Problems and troubles everyone has. Of course, those who work as a freelancer and fight month after month for each job tend to have problems like this more often. But it also has many more opportunities than most people with a steady job. So keep your head up and your problem solver posture and everything will work out!
Finally, after all this get-your-ass-and-go-back talk, a sweet moment: take care of yourself. Take care of your health, your well-being, prioritize a few moments of rest and fit into your routine activities that are good for you. With your head on straight, you’ll be able to work better and in less time, so don’t get the idea that you need to work 24/7 to be someone in life. It doesn’t work like that.
I understand that, when we undertake, it is difficult to detach ourselves from the demands and problems of the company. Especially in the beginning, when everything depends on you. But that’s exactly why you need to prioritize your health and happiness – to give you all the power to focus on the most demanding activities.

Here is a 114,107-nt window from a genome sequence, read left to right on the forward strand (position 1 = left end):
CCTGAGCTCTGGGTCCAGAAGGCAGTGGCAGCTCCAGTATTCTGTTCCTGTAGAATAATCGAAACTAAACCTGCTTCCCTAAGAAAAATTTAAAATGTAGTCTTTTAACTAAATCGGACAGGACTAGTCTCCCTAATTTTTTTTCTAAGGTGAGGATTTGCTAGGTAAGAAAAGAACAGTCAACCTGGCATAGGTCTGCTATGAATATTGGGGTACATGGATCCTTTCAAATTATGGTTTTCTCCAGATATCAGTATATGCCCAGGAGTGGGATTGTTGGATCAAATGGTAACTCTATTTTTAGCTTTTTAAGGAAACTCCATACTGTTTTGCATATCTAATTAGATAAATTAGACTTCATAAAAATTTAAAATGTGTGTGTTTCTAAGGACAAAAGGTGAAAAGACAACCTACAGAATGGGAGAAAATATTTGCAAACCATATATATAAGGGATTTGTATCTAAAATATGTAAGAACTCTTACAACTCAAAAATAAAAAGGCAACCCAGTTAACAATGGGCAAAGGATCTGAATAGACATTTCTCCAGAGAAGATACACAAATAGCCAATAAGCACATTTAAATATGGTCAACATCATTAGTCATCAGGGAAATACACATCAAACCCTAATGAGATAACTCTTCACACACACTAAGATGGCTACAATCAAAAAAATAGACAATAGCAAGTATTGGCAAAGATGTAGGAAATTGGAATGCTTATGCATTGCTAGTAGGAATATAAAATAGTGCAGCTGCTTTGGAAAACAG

Everyone has their “escape” activities. It could be gym, therapy, meditation… It could even be a few family nights without cell phones or interruptions. I have a few, like the habit of reading for an hour early in the morning over a fresh mug of coffee. It’s all I need to start the day well and inspired. Even if you don’t have a morning self-care habit, I recommend you give it a try! It can change life!
Well, that’s it. I wrote this article from the heart, without a lot of planning, but I think it sums up many of the ideas that have made me more productive and fulfilled in my daily life – the best medicine for anxiety. Hope it helps you too! If you liked the article, follow my work on LinkedIn , where I post articles related to entrepreneurship and personal development on Mondays.